“Sometimes by sitting down, you’re really standing up”
Each time there’s a mass shooting, citizens across the country have a conversation on how to keep the next one from happening and how to keep guns out of the hands of people who want to commit violence.
The nation holds this conversation at the dinner table, on the Internet, and in many other places. But it doesn’t happen in one place where it absolutely should—the halls of Congress.
Mass shootings have happened with such frequency in recent months that the House of Representatives now has a standard procedure for holding moments of silence. Yet the House Republicans won’t allow any debate on legislation to address gun violence, even for something as commonsense as preventing suspected terrorists from purchasing firearms.
In the wake of the recent shooting in Orlando—where a lone gunman armed with an assault rifle killed 49 innocent people—my Democratic colleagues and I decided that enough was enough. If Speaker Ryan wouldn’t sanction a conversation on the House floor, we would hold one anyway.
The proceedings on June 23 began like any other, with 5-minute speeches on a variety of topics. I joined several Democratic colleagues to speak about the toll gun violence has taken on our country, of which mass shootings are just a small part. Shootings claim American victims of all ages and ethnicities, and occur many, many times more often than in other developed countries.
As legislative business was about to begin, we announced that we would sit on the House floor and not leave until the House debated closing the terrorist gun loophole.
We ended up occupying the floor for over 24 hours. Providing guidance and leadership during that time was Representative John Lewis from Georgia. He was a top leader in the 1960s civil rights movement and led lunch-counter sit-ins, Freedom Rides, and the famous voting rights march across the Edmund Pettus Bridge in Selma, Alabama. As he told us, “Sometimes by sitting down, you’re really standing up.”
We were able to teach him about something, too—Periscope. When the GOP tried to silence us by shutting off the C-Span cameras, this live-streaming app on our smartphones made it possible to show the country that we weren’t going anywhere.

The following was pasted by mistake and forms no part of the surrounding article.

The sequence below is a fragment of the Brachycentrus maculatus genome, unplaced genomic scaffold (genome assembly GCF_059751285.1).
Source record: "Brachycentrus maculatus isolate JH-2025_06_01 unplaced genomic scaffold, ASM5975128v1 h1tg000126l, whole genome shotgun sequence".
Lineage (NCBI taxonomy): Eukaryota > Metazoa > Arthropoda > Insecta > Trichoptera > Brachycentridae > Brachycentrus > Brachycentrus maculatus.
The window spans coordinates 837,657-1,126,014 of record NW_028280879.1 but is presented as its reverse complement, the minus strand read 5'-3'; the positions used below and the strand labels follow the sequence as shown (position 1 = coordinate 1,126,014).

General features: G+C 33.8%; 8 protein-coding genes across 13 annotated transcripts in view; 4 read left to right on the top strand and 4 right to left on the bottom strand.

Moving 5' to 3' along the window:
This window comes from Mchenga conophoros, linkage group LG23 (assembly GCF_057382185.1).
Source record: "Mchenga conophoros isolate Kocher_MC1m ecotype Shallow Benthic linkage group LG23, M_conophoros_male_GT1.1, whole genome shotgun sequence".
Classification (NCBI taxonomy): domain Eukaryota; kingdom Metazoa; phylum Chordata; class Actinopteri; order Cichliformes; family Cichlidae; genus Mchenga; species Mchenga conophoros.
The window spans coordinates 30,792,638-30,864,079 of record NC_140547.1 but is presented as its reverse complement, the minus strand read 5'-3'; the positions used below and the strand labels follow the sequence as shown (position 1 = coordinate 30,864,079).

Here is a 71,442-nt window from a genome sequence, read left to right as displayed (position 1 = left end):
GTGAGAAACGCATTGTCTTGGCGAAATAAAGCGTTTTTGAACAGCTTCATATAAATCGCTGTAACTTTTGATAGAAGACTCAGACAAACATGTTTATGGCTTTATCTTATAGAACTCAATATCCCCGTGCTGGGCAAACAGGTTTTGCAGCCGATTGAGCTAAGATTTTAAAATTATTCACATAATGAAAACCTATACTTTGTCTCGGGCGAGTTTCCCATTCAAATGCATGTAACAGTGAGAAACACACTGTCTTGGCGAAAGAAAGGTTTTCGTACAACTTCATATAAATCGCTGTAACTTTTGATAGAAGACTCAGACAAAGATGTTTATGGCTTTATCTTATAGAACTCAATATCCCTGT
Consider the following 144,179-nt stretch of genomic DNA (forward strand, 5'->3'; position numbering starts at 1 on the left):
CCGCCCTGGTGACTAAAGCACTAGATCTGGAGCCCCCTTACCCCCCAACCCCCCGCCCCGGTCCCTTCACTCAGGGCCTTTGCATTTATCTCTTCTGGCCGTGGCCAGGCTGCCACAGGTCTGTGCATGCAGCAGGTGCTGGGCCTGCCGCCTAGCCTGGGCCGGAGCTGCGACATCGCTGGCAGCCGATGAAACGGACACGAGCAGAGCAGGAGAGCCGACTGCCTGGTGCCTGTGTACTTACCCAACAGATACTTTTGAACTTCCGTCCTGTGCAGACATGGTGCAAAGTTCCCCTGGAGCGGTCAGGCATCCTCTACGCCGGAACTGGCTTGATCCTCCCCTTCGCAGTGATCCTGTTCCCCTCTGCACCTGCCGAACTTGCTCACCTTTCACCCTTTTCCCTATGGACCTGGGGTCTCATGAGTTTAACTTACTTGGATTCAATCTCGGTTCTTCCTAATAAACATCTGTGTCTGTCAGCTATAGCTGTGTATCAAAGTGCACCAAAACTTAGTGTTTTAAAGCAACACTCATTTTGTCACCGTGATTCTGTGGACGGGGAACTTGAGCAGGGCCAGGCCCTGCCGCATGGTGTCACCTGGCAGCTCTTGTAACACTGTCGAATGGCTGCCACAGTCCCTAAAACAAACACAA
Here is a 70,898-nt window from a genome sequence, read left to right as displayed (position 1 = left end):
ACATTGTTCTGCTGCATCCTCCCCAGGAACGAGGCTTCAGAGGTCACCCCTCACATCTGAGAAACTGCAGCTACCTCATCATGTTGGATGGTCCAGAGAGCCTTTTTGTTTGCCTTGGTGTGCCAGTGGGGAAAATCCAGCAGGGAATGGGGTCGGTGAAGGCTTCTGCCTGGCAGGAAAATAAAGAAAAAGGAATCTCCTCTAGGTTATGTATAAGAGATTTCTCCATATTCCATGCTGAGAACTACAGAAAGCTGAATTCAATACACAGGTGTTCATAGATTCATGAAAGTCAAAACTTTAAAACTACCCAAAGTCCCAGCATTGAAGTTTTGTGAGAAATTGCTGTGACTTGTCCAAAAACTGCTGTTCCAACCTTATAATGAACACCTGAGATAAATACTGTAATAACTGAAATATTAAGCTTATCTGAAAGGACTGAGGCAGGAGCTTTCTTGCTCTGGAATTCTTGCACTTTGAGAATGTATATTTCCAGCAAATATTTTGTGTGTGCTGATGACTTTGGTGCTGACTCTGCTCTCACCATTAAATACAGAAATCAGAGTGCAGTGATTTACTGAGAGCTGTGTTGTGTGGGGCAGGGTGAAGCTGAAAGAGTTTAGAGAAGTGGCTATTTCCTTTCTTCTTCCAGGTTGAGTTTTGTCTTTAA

I got to see a different side of my colleagues that day. Unbound by parliamentary procedure, we stood up to share emotional stories of gun violence in our Districts. I talked about Darien Richardson, a 25-year-old woman who was shot and killed in Portland one night. The police were never able to find her killer because the gun used in her murder—and then another—was purchased through an unregistered sale. I shared a message from her parents, who said, “She might not be dead if there was a background check.”
Other Representatives told stories from their own lives. Jackie Speier held up the bullets that doctors pulled from her body after being shot during the Jonestown Massacre. Debbie Dingell spoke about how her own father had once held a gun to her head. Donna Edwards read a letter from our former colleague Gabby Giffords, who was shot while meeting with her constituents in 2011.
The Speaker held a vote in the middle of the night to end proceedings for the week. But bolstered by boxes of pizza that people across the country had ordered for us, we stayed on the floor through the night and into the morning.
Since coming home, I’ve been asked what our sit-in accomplished. After all, the Speaker still hasn’t held a vote on gun violence—instead, he is considering reprimanding me and my colleagues for using smart-phones to broadcast our sit-in.
But, yes, it was worth it. Our sit-in has ended—for now, at least—but our commitment to meaningful action is stronger than ever. And, for a time, we were able to have the conversation America has been begging Congress for. We showed our constituents that we were listening and that we would not let Congress go about business as usual in the midst of a national crisis.
As Representative Lewis said to start our sit in, “We have been quiet for too long. There comes a time when you have to say something. When you have to make a little noise. When you have to move your feet. This is the time. Now is the time to get in the way. The time to act is now. We will be silent no more.”